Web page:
- Rosie Spinks’ Newsletter on Substack. I have been a longtime follower of her writing. These days she just pivoted her newsletter to talk about climate change. Her archives though are like perfect summations of present culture and modern living. Very insightful writing!
- The whole Bon Appetit website. Their content are mostly food-related essays, yes, but they’re incredibly engaging and interesting. The Stories section of Healthy-ish is sooo addictive. Prepare to lose hours on it.
- For your existential needs, AskPolly is here to the rescue.
- Helen Rosner’s “The Joylessness of Cooking.” Talk about relatable content.
- Haley Nahman’s newsletter called Maybe Baby. It’s like talking to a friend, a whipsmart, articulate, and cool friend. Start with this link. Oddly comforting reading how she copes with quarantine life.
- I just discovered this series called Women Cook For Me created by a photographer Sophie Davidson about creative women and what they’re cooking. Like hot coffee on a Saturday afternoon—relaxing.
- Swiss Miss – an oldie but a goodie for much-needed inspiration.
- Oh I almost forgot this very interesting newsletter titled “Place.” They publish writing that talks about place in its many forms—travel, home, restlessness, identity. Lovely reading especially these days when… you know where I’m going with this.
- This fantastic, fantastic writing by Jennifer S-G called “Continuing.” I have never read something so relatable, so on point as she describes what continuing actually means.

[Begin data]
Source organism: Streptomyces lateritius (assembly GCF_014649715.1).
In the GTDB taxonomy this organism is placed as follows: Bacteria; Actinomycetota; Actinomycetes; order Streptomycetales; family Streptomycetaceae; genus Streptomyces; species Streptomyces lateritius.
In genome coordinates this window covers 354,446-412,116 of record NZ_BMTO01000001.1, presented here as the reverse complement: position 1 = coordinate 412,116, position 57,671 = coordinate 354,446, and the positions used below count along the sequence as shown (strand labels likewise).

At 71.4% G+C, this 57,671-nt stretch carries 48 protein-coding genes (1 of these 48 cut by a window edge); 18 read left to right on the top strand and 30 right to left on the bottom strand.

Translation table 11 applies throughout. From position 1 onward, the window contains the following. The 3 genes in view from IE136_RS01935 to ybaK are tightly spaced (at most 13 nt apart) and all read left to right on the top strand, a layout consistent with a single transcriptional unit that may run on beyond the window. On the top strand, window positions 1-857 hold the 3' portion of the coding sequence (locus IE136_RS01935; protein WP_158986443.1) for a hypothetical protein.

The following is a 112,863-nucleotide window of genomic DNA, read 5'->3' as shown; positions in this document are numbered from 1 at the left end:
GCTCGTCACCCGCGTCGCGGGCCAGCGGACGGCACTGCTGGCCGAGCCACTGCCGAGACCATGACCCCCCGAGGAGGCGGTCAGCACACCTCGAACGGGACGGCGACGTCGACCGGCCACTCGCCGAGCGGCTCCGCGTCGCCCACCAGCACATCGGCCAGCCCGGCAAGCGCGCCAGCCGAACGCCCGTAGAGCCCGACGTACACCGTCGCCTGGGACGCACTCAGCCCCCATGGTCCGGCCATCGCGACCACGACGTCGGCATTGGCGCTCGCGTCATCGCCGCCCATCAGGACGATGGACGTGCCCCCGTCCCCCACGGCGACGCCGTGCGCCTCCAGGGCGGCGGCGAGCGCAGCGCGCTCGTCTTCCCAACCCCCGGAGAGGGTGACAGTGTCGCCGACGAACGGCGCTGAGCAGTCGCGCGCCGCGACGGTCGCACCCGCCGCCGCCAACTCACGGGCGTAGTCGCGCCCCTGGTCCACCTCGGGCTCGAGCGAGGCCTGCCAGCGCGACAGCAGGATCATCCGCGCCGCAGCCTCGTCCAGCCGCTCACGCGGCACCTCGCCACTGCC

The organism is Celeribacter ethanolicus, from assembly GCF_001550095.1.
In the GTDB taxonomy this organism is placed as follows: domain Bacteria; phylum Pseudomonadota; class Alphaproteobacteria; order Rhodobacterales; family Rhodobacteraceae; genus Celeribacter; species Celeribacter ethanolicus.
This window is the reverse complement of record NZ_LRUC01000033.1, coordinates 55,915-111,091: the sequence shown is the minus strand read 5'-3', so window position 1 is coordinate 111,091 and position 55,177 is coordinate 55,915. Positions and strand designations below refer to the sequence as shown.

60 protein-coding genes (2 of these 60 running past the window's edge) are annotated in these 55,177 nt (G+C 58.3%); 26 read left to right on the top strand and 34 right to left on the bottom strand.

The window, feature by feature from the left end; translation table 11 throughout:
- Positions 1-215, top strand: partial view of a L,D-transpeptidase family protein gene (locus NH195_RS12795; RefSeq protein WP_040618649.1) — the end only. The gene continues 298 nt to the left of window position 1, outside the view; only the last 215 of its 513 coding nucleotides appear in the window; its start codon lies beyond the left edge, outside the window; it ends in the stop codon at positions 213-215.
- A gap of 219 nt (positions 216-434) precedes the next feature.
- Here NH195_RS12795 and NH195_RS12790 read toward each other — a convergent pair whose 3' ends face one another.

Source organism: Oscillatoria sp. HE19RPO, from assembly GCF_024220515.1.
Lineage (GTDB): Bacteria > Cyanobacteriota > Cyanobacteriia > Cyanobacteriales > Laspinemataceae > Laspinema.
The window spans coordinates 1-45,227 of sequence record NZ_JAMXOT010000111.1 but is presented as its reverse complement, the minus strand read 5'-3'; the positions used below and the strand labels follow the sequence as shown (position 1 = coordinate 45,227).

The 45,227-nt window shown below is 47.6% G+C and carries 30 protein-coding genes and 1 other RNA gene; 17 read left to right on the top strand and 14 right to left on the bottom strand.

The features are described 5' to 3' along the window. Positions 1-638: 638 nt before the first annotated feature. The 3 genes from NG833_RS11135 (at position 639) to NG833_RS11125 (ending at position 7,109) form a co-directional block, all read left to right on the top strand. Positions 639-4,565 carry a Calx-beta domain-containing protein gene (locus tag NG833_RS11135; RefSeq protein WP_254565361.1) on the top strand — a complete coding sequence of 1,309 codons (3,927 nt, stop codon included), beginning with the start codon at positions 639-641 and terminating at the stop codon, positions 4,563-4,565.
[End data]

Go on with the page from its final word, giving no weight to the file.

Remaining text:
- Not reading related but I truly enjoyed watching Anthony Bourdain’s new documentary “Roadrunner” by Morgan Neville. I downloaded the whole thing from you know where. If you don’t know, drop me a message on IG. *wink
- Who doesn’t like reading about love?
- Oh one last thing, this box breathing technique has helped me tremendously in times of anxiety. The image of a square box is forever etched on my mind. Try it!
“Approach your work with a playful sensibility or relationship to play rather than a relationship to accomplishment. If you’re lucky enough to be like ‘Okay, so I don’t have to do that,’ then try to be like: ‘What’s going to fill my heart? What’s going to really actually give me the opportunity to ask my deepest questions?” – Ross Gay (via The Creative Independent)